Unfortunately, the current federal administration plans are focused on property and economic development, not on the community and its residents. As displayed by Trump’s Executive Order 13878, “Establishing a White House Council on Eliminating Regulatory Barriers to Affordable Housing,” dated June 25, 2019, https://www.whitehouse.gov/presidential-actions/executive-order-establishing-white-house-council-eliminating-regulatory-barriers-affordable-housing/ which will worsen this problem. This plan seeks to reverse many of the policies which protected communities like Chinatown in San Francisco.
Avila concludes by stating that he and other environmental health leaders, have a critical role to play in righting this wrong, and need to advocate for rapid change as these issues persist and grow. He also says, we have to be stewards of the public and demand greater accountability from those in office and in positions of power who can implement policies, laws, regulations and programs at the state and federal levels. Additionally, what is needed is to provide grassroots services to organizations who have the ability to listen, educate and mobilize communities that are at risk of displacement. This will help them stay in and improve their communities from the ground up and collectively echo their demand for tangible action and change.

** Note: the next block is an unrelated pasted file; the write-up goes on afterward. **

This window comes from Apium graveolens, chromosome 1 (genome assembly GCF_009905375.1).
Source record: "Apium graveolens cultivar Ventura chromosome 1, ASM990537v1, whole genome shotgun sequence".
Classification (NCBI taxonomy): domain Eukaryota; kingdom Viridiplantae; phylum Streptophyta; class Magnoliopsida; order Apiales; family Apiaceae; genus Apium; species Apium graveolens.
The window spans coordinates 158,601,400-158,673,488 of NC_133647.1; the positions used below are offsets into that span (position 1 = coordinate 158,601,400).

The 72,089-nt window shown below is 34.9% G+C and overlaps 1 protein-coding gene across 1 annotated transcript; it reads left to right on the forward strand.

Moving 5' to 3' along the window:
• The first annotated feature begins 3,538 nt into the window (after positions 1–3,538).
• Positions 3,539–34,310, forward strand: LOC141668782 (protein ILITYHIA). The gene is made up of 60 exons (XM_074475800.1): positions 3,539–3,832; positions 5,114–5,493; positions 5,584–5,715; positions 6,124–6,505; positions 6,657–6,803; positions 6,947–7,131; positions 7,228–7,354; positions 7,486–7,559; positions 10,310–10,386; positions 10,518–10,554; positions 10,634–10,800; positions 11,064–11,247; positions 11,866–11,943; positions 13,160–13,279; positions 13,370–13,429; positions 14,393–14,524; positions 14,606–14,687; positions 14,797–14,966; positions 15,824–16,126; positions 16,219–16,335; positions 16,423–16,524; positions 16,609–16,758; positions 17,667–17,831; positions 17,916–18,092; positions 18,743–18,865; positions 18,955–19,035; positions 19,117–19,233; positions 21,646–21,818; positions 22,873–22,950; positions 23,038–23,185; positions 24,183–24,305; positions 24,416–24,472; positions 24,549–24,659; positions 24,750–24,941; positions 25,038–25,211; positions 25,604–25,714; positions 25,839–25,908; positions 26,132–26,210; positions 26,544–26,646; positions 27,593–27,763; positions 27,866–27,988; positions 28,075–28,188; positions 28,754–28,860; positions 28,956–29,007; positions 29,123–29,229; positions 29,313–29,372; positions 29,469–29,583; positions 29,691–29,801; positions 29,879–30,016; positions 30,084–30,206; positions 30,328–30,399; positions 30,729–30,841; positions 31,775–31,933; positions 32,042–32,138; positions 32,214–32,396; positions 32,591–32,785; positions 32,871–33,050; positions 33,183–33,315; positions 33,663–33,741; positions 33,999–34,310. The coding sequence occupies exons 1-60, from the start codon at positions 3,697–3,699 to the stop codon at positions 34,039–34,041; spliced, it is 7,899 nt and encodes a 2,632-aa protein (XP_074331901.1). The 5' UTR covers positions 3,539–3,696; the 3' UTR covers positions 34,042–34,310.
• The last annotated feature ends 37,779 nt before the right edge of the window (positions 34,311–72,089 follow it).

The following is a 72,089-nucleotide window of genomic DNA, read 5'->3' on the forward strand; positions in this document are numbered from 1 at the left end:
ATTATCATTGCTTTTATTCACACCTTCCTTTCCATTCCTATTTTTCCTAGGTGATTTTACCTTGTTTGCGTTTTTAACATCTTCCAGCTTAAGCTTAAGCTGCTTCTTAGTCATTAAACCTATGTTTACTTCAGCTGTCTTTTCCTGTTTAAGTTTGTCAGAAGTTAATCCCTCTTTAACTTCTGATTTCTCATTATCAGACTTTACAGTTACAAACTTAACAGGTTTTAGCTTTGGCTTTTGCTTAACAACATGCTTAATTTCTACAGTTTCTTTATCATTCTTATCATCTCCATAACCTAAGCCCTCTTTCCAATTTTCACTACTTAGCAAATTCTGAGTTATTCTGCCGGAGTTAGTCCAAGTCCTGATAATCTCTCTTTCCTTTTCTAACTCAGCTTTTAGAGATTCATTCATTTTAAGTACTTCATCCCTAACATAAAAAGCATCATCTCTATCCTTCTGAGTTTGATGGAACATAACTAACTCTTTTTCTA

In continuance with its action plan to regulate forever chemicals, including PFAS, the EPA has announced that it will be conduction criminal investigations against the cancer linked chemicals. The EPA has not elaborated on exactly who or what it will be investigating; however, some companies have released that they might be under investigation. Read More.
Although the EPA has voiced that matters concerning PFAS, a “forever” chemical, will continue to be a priority in 2020, over half the states in the country have decided to encourage their own regulations. Some states have preexisting rules preventing them from enforcing stricter water regulations above those set by the EPA. Other states, including Michigan and New York have surged forward to set stricter regulations and encourage more contamination cleanup efforts. Read More.
The Trump Administration has worked to rollback almost all industry regulations enacted during the Obama Administration to demonstrate how government should not have role in determining how and what a facility can emit. As the EPA organizes to debunk the Mercury and Air Toxics Standards (MATS) that sets a limit the release of mercury, the industry sector has spoken up in opposition. Industry officials have stated that there is no need to rollback a regulation that industries have already worked to comply with and that could deregulation could lead to more harm than good. Read More.
By Gustavo Andrade, Organizing Director